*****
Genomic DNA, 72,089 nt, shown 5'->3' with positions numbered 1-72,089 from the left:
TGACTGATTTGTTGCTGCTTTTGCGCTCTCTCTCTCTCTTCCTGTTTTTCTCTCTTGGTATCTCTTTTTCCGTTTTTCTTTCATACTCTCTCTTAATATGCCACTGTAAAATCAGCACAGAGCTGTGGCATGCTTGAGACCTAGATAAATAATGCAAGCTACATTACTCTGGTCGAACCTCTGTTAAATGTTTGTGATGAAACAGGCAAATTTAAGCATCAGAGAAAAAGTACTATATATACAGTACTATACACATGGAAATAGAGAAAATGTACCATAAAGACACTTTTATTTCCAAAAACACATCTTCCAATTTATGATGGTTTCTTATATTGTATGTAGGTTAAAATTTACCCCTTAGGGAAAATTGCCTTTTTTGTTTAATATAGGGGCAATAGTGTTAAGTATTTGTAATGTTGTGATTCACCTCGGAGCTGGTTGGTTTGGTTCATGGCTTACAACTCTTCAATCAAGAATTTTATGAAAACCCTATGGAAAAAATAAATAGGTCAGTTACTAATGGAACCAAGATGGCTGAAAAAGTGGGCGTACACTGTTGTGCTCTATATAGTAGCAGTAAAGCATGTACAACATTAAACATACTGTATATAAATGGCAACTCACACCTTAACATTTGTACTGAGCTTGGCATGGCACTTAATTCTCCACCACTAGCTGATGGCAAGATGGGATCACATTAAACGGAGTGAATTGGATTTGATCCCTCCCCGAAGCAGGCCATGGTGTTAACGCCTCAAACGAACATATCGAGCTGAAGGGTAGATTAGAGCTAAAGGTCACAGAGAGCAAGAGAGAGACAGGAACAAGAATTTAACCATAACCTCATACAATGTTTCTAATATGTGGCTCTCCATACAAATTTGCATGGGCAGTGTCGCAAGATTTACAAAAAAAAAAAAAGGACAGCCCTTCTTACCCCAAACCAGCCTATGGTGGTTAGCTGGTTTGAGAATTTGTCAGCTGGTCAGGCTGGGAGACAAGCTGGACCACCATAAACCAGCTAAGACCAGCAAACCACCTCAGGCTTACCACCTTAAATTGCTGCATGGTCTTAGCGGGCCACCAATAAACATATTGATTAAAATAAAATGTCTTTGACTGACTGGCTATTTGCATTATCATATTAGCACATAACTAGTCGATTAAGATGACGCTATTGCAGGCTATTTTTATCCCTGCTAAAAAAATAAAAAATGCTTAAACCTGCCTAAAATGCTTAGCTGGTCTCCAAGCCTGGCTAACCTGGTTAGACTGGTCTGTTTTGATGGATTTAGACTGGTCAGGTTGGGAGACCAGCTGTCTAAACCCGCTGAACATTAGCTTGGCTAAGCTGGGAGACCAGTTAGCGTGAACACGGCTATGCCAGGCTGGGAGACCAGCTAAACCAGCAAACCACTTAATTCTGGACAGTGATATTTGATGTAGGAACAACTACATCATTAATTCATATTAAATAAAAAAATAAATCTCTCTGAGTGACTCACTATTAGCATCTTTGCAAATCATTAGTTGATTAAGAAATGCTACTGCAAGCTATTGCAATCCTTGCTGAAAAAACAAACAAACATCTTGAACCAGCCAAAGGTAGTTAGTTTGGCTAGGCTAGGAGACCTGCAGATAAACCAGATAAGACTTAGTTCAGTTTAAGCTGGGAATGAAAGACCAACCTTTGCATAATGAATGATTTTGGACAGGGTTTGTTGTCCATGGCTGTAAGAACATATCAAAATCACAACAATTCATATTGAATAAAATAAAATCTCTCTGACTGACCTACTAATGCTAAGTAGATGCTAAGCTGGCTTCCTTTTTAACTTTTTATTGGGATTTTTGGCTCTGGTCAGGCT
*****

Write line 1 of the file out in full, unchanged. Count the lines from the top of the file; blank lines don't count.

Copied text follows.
Genomic DNA, 72,089 nt, shown 5'->3' with positions numbered 1-72,089 from the left: